While she used some of those pieces to outfit the extras, she chose the looks for the main actors by silhouettes. “I would find shapes that I liked that felt authentic to the character and time period, and then I would source the fabric and sometimes knock them off or re-imagine them and make them from scratch,” she says. “Maybe they were things I rented or bought at a thrift or vintage store, but the quality wasn’t good, because these are 35-year-old clothes! And our main girls, they don’t wear ratty clothes — their clothes have to look new. But if you’re buying clothes that are actually from the '80s, they’re mostly shredded.”
It’s fitting that Lieberman designed so many of the clothes: In the remake, Julie is an aspiring designer who hopes to go to the Fashion Institute of Technology. This becomes quickly apparent during a costume party scene, in which Julie makes her own version of Madonna’s VMAs “Like A Virgin” look, while her friends dress as Princess Diana, Dolly Parton, and Jennifer Beals in Flashdance.
Lieberman created the Madonna look from scratch after being unable to find anything from the time period that had a “cute, dreamy quality” that she felt Julie would have wanted. For the Lady Diana pink suit, she found the hat and shoes first. “I [then] bought the suit in Downtown L.A. at The Santee Alley [flea market] at a place where they sell a lot of church suits and hats. I remember finding the suit which I thought was a perfect colour, and then we modified the collar, and the sleeves, and the skirt to be a more ‘80s Lady Di look.” As for Dolly Parton Western look? “That was like, ‘Let’s find a cute look of Dolly.’ We wanted it to read [on the screen] right away, so we wanted a Western shirt. There is a rental place called Palace Costume where they have archival pieces that are just incredible. I got some of the more special pieces from there.”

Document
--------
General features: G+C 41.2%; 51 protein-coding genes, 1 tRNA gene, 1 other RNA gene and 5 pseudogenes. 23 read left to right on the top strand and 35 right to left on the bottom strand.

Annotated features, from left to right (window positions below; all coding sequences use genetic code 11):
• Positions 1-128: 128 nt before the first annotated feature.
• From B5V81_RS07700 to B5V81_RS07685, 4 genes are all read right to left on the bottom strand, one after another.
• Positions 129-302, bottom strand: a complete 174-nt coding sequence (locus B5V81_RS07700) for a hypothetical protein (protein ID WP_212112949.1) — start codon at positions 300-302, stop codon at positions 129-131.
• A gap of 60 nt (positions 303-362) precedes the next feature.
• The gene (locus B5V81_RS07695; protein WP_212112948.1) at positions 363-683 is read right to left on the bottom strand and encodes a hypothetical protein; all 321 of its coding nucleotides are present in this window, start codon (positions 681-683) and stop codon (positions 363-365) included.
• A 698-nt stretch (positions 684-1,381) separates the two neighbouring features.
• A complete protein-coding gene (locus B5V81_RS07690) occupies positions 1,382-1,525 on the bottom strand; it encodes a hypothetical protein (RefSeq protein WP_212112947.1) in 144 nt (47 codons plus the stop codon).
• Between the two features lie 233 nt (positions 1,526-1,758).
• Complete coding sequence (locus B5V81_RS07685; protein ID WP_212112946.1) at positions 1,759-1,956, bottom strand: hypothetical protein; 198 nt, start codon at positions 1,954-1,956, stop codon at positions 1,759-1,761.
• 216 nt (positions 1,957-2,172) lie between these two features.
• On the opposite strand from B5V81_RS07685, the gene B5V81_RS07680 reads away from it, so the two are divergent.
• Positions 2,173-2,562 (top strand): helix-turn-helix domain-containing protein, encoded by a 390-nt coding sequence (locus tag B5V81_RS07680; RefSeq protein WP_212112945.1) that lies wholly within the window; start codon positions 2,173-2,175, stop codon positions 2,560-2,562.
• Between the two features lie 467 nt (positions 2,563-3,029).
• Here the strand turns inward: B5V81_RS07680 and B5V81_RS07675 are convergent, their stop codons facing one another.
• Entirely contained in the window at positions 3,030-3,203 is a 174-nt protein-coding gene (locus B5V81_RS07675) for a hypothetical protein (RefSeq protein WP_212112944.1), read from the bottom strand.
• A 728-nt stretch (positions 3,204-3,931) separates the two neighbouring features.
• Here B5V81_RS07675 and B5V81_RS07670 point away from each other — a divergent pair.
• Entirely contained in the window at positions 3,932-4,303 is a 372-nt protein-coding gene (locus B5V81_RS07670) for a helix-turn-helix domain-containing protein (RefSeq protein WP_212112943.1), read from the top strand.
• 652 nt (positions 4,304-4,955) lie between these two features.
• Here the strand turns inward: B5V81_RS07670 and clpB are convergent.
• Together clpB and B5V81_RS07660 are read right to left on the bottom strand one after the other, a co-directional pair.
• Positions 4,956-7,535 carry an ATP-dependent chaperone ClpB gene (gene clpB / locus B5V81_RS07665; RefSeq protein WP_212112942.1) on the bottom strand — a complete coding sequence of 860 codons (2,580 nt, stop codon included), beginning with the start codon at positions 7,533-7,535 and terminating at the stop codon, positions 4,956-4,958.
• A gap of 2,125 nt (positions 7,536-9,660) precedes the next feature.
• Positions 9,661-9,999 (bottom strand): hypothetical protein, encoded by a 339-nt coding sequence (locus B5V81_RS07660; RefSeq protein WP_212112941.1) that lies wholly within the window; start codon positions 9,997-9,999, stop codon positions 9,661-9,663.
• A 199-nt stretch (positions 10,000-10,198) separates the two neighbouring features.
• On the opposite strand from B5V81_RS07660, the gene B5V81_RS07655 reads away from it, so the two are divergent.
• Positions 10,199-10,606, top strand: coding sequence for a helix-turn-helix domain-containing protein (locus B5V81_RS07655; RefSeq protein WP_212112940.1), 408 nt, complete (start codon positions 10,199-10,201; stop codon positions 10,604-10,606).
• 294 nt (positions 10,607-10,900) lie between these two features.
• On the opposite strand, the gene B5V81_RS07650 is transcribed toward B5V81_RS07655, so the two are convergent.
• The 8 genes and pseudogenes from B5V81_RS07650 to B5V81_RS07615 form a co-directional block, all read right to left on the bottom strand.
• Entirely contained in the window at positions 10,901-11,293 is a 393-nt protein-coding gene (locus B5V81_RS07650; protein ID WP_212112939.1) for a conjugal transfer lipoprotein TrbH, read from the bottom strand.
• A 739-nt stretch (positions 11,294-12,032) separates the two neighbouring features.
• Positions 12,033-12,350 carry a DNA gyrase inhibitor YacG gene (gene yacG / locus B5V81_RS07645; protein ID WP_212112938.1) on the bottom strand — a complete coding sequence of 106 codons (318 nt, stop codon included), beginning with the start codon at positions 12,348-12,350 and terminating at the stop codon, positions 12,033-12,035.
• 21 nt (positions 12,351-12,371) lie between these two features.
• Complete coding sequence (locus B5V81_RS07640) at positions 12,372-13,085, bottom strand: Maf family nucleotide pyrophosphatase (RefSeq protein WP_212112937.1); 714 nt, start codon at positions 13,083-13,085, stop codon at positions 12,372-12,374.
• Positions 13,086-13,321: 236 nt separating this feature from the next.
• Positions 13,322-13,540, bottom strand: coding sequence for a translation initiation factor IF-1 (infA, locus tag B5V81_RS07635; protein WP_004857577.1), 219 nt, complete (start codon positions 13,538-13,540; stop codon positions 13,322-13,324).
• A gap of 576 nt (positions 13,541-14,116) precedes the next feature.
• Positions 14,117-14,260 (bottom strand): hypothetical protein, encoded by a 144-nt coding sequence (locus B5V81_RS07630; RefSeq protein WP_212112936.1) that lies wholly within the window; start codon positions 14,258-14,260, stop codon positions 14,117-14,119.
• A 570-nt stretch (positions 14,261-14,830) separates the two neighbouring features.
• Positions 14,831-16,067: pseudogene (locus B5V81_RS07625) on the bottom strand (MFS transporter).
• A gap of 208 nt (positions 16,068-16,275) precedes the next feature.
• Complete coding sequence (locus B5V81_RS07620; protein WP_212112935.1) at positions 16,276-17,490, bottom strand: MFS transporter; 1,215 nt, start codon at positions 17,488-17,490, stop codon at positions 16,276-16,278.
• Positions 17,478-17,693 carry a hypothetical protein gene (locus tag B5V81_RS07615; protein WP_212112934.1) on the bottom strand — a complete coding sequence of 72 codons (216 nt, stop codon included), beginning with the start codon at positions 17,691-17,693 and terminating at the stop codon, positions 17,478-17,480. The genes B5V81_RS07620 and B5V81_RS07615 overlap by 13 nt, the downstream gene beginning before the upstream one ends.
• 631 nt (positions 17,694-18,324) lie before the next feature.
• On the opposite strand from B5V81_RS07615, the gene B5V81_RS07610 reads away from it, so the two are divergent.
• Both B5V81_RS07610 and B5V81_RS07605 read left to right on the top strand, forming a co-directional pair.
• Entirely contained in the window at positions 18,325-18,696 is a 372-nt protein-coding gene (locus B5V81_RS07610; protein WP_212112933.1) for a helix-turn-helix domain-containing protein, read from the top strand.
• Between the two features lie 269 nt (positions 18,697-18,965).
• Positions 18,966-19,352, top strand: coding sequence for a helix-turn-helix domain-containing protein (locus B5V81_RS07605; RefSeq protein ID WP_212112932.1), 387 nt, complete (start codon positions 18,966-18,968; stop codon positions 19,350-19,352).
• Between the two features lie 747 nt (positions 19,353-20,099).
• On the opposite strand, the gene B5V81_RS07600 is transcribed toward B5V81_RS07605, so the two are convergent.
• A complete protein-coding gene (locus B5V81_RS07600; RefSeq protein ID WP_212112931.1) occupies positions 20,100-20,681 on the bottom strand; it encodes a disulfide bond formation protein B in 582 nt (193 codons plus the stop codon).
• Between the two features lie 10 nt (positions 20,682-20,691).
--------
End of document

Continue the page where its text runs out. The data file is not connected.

In a delightfully kitschy aerobics dance scene, the film zeroes in on possibly the most cringe-worthy trend of the '80s: leotards, paired with neon tights and leg warmers. Lieberman knew that she would have to find new pieces to put on the actors, with no workout clothes from the era being able to withstand the years on a shelf. “There is a vintage store in Long Beach called Meow, and it was one of my first stops when I got the job because it has a lot of deadstock, meaning there are things from the actual time period that are new,” she says. “I called and asked if [Meow owner Kathleen Schaaf] had any leotard deadstock, and she had a box, and we used a lot of that. We also made some leotards ourselves from some great fabric we found. There are some places that still will sell the great high-rise, shiny pink tights, so we kind of pieced it all together.” The result was a perfectly coordinated kaleidoscope of teal, fuchsia, and pink, all wrapped with elastic headbands and scrunchies, and set to a mash-up of “Material Girl,” “Just Can’t Get Enough,” and “Tainted Love.”